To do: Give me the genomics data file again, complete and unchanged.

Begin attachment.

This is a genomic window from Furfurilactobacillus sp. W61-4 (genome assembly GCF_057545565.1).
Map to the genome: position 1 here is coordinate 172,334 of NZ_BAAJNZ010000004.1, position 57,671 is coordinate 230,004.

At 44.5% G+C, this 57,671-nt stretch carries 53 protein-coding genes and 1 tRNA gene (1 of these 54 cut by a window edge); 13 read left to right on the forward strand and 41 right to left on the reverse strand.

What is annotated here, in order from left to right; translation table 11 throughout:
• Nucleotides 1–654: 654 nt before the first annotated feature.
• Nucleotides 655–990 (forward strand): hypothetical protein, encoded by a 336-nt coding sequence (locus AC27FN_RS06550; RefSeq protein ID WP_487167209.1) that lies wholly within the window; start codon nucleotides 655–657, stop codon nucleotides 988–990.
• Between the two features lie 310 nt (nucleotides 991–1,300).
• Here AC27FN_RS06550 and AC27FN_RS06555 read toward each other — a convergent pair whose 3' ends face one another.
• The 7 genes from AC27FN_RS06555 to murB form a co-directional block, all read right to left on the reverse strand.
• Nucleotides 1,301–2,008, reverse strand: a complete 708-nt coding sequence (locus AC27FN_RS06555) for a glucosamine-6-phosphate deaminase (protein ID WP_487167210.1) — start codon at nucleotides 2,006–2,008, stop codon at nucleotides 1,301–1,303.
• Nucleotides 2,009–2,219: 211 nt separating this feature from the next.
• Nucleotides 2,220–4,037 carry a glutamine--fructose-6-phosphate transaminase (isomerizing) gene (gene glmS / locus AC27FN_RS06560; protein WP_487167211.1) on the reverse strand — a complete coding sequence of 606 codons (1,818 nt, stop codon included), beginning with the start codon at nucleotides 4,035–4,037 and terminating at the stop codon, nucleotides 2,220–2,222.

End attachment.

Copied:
This is a genomic window from Furfurilactobacillus sp. W61-4 (genome assembly GCF_057545565.1).
Map to the genome: position 1 here is coordinate 172,334 of NZ_BAAJNZ010000004.1, position 57,671 is coordinate 230,004.

At 44.5% G+C, this 57,671-nt stretch carries 53 protein-coding genes and 1 tRNA gene (1 of these 54 cut by a window edge); 13 read left to right on the forward strand and 41 right to left on the reverse strand.

What is annotated here, in order from left to right; translation table 11 throughout:
• Nucleotides 1–654: 654 nt before the first annotated feature.
• Nucleotides 655–990 (forward strand): hypothetical protein, encoded by a 336-nt coding sequence (locus AC27FN_RS06550; RefSeq protein ID WP_487167209.1) that lies wholly within the window; start codon nucleotides 655–657, stop codon nucleotides 988–990.
• Between the two features lie 310 nt (nucleotides 991–1,300).
• Here AC27FN_RS06550 and AC27FN_RS06555 read toward each other — a convergent pair whose 3' ends face one another.
• The 7 genes from AC27FN_RS06555 to murB form a co-directional block, all read right to left on the reverse strand.
• Nucleotides 1,301–2,008, reverse strand: a complete 708-nt coding sequence (locus AC27FN_RS06555) for a glucosamine-6-phosphate deaminase (protein ID WP_487167210.1) — start codon at nucleotides 2,006–2,008, stop codon at nucleotides 1,301–1,303.
• Nucleotides 2,009–2,219: 211 nt separating this feature from the next.
• Nucleotides 2,220–4,037 carry a glutamine--fructose-6-phosphate transaminase (isomerizing) gene (gene glmS / locus AC27FN_RS06560; protein WP_487167211.1) on the reverse strand — a complete coding sequence of 606 codons (1,818 nt, stop codon included), beginning with the start codon at nucleotides 4,035–4,037 and terminating at the stop codon, nucleotides 2,220–2,222.